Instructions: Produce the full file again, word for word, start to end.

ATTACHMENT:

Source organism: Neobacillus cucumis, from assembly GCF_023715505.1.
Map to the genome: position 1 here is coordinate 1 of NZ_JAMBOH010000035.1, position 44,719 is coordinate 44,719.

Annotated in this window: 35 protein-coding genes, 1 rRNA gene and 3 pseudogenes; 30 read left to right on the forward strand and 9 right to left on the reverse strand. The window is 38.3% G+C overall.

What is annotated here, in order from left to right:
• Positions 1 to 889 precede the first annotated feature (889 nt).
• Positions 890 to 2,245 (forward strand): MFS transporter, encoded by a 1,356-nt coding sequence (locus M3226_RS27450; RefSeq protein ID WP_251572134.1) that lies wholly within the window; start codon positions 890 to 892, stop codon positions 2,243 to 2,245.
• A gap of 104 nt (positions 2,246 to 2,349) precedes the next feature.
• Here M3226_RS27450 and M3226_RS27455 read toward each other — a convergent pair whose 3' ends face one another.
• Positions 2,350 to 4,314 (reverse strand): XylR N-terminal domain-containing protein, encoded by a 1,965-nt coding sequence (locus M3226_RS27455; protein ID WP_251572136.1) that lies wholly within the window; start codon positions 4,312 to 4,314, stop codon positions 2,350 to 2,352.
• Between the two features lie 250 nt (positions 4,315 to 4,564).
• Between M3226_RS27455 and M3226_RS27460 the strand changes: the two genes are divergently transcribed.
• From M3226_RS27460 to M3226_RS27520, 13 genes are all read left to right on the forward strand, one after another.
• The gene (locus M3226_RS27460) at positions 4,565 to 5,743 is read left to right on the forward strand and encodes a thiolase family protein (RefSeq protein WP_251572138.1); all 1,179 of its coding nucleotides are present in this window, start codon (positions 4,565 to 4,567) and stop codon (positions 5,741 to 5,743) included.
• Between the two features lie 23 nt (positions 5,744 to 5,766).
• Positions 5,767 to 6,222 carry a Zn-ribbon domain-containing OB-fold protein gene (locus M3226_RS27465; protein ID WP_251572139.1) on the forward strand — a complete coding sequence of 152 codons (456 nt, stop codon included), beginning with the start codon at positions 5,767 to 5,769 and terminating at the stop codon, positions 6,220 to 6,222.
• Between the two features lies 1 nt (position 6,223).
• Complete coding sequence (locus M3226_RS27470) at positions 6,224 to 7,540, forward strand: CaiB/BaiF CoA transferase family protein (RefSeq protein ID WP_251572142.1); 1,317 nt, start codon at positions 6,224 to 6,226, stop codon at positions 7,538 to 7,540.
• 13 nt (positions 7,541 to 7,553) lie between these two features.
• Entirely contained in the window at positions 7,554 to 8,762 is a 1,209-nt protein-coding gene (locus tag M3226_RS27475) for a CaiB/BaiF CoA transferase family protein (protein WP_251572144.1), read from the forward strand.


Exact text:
Source organism: Neobacillus cucumis, from assembly GCF_023715505.1.
Map to the genome: position 1 here is coordinate 1 of NZ_JAMBOH010000035.1, position 44,719 is coordinate 44,719.

Annotated in this window: 35 protein-coding genes, 1 rRNA gene and 3 pseudogenes; 30 read left to right on the forward strand and 9 right to left on the reverse strand. The window is 38.3% G+C overall.

What is annotated here, in order from left to right:
• Positions 1 to 889 precede the first annotated feature (889 nt).
• Positions 890 to 2,245 (forward strand): MFS transporter, encoded by a 1,356-nt coding sequence (locus M3226_RS27450; RefSeq protein ID WP_251572134.1) that lies wholly within the window; start codon positions 890 to 892, stop codon positions 2,243 to 2,245.
• A gap of 104 nt (positions 2,246 to 2,349) precedes the next feature.
• Here M3226_RS27450 and M3226_RS27455 read toward each other — a convergent pair whose 3' ends face one another.
• Positions 2,350 to 4,314 (reverse strand): XylR N-terminal domain-containing protein, encoded by a 1,965-nt coding sequence (locus M3226_RS27455; protein ID WP_251572136.1) that lies wholly within the window; start codon positions 4,312 to 4,314, stop codon positions 2,350 to 2,352.
• Between the two features lie 250 nt (positions 4,315 to 4,564).
• Between M3226_RS27455 and M3226_RS27460 the strand changes: the two genes are divergently transcribed.
• From M3226_RS27460 to M3226_RS27520, 13 genes are all read left to right on the forward strand, one after another.
• The gene (locus M3226_RS27460) at positions 4,565 to 5,743 is read left to right on the forward strand and encodes a thiolase family protein (RefSeq protein WP_251572138.1); all 1,179 of its coding nucleotides are present in this window, start codon (positions 4,565 to 4,567) and stop codon (positions 5,741 to 5,743) included.
• Between the two features lie 23 nt (positions 5,744 to 5,766).
• Positions 5,767 to 6,222 carry a Zn-ribbon domain-containing OB-fold protein gene (locus M3226_RS27465; protein ID WP_251572139.1) on the forward strand — a complete coding sequence of 152 codons (456 nt, stop codon included), beginning with the start codon at positions 5,767 to 5,769 and terminating at the stop codon, positions 6,220 to 6,222.
• Between the two features lies 1 nt (position 6,223).
• Complete coding sequence (locus M3226_RS27470) at positions 6,224 to 7,540, forward strand: CaiB/BaiF CoA transferase family protein (RefSeq protein ID WP_251572142.1); 1,317 nt, start codon at positions 6,224 to 6,226, stop codon at positions 7,538 to 7,540.
• 13 nt (positions 7,541 to 7,553) lie between these two features.
• Entirely contained in the window at positions 7,554 to 8,762 is a 1,209-nt protein-coding gene (locus tag M3226_RS27475) for a CaiB/BaiF CoA transferase family protein (protein WP_251572144.1), read from the forward strand.